The act, designed to curtail government encroachment on property rights, has dramatically weakened the government’s ability to regulate property, he said.
“The Bert Harris Act is a contributing cause to the real estate crisis here in Florida,” Echeverria said.
Central to the issue of government’s role in economic development is the Supreme Court’s ruling in Kelo v. City of New London. The 2005 decision allows for the use of eminent domain to transfer land from one private owner to another to further economic development.
States have responded to Kelo in a variety of ways, said James W. Ely, a professor at Vanderbilt University Law School.
“The picture is kaleidoscopic in nature,” he said. “It is constantly changing.”
The most common problem with regards to eminent domain abuse is a failure to curtail “blight taking,” Ely said.
“To the common mind, ‘blight’ suggests a dilapidated neighborhood,” he said. “In fact, some states define it as ‘any condition that impedes economic growth.’”
Tara Nelson (2L), who serve as a research assistant for Wolf, discussed recent constitutional amendments. (UF Law/ Lauren Jannelle)
Following Ely’s speech, UF students Tara Nelson (2L) and Andrea Becker (2L), who serve as research assistants for Wolf, discussed recent constitutional amendments and case law developments, respectively, and their implications for state and local governments.
Gregory Stewart, a UF undergrad and law student (a double Gator), started off a discussion of Florida Supreme Court cases.
Stewart, who was selected as one of “The Best Lawyers in America” in the specialty of municipal law, discussed the Strand v. Escambia County case. The case was a bond violation proceeding in which the county prevailed in the trial courts. Ultimately, the decision was overturned in the Florida Supreme Court.
"This didn't go over very well," said Stewart. "Numerous entities filed for a reconsideration (rehearing)."
The Florida Supreme Court's previous ruling was revised approximately a year later.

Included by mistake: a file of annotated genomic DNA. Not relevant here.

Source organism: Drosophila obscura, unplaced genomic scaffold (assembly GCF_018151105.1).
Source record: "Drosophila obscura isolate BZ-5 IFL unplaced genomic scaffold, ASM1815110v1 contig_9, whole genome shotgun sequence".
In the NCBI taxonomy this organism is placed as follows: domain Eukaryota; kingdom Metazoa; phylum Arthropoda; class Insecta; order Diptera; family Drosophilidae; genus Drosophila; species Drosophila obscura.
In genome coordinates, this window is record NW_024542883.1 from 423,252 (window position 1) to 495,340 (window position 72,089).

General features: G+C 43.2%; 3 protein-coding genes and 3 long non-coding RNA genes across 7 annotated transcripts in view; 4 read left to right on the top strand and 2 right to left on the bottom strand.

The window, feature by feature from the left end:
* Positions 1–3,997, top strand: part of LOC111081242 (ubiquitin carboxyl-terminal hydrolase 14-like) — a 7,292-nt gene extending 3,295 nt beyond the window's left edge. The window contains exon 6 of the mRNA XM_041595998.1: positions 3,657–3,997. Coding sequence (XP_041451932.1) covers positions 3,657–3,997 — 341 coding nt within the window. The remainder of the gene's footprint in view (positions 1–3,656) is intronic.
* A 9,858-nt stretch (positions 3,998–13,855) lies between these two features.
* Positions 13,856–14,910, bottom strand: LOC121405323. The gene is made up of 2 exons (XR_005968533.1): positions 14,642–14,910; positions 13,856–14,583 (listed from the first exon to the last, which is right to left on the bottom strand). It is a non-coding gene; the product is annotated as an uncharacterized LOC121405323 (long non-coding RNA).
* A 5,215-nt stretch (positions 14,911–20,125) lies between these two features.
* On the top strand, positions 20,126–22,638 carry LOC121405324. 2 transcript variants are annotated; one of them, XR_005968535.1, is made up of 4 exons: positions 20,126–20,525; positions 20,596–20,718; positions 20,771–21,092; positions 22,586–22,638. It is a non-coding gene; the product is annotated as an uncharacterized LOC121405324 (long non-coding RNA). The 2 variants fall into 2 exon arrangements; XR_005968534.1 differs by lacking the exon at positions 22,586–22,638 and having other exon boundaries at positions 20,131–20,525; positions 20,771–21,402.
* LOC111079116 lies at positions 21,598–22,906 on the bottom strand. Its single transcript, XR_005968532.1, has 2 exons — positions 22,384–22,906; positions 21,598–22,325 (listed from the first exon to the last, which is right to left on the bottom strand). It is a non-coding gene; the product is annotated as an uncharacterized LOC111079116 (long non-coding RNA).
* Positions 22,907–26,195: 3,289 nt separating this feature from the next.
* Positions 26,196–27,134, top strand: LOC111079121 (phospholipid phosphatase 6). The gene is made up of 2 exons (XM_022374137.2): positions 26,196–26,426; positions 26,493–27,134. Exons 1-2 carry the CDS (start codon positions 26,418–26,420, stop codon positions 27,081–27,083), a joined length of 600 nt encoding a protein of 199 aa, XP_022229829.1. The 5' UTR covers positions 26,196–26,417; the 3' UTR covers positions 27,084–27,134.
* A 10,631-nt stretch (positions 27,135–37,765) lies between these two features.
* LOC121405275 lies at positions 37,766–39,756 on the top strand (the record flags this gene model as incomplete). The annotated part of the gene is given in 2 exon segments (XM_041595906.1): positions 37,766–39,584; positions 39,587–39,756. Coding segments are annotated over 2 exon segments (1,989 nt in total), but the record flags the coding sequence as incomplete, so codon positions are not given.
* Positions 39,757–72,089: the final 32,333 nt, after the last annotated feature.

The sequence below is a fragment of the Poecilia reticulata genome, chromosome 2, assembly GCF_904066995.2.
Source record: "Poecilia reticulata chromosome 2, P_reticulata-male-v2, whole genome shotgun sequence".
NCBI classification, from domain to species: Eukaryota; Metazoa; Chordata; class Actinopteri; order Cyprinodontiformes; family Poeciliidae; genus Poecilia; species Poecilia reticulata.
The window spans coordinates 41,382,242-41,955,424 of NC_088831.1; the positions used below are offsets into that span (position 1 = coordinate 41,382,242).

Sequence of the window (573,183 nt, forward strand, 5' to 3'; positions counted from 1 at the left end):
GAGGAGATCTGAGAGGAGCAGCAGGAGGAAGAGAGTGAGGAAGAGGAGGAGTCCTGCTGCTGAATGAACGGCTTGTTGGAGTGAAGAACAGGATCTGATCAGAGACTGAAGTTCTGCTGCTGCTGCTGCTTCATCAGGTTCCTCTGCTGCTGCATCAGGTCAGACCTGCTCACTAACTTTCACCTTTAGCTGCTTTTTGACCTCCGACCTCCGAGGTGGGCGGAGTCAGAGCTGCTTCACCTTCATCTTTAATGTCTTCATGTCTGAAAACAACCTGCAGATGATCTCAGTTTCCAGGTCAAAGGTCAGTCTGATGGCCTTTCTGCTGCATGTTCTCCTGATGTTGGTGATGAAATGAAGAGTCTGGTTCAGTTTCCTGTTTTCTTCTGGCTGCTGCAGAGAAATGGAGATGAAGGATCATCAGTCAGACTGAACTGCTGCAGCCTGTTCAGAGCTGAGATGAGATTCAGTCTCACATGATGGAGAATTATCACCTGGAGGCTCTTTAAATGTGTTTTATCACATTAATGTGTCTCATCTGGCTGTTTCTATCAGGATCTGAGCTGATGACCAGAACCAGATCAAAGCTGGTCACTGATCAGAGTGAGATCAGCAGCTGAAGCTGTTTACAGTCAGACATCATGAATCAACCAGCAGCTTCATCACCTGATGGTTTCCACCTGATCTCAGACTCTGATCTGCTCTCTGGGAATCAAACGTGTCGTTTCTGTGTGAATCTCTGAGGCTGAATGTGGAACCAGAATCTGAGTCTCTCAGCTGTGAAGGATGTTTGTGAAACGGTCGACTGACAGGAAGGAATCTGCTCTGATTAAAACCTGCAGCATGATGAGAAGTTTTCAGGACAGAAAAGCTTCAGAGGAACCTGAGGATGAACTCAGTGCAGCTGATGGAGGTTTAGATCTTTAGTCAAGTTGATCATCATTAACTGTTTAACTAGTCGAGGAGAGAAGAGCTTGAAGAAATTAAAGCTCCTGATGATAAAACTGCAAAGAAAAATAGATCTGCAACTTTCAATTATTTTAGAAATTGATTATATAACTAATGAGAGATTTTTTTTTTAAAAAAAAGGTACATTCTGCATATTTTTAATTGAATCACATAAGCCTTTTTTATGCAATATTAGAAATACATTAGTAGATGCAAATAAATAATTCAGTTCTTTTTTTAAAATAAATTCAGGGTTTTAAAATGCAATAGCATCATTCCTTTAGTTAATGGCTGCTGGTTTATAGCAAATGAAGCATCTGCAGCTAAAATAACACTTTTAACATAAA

Kent Safriet, a shareholder at Hopping Green & Sam, was one of the last speakers of the day. He opened up his discussion with a joke that got the audience laughing.
"Although I'm not a double Gator, I do hail from the place where the ball coach (Steve Spurrier) is now," he joked.
Safriet discussed beach erosion and how it pertained to the Walton County v. Stop the Beach Renourishment, Inc. case. In order to make the information easier to understand, he used graphics and diagrams to explain some of the key elements of the case. Throughout the presentation, Safriet showed that he didn't completely agree with the Florida Supreme Court’s decision.
"The Florida Supreme Court, as we know from other presentations, can be less than stable," Safriet said.
The event ended in a panel discussion led by Professor Wolf. He asked three questions, which any of the panelists could answer. The panelists had some laughs and disagreements but everyone seemed to enjoy the chance to converse with each other.
Before leaving, Wolf felt compelled to say one last thing, making him the second speaker to mention football.
"At least he (Tim Tebow) will be back for one more year," said Wolf, wanting to give everyone something to which to look forward.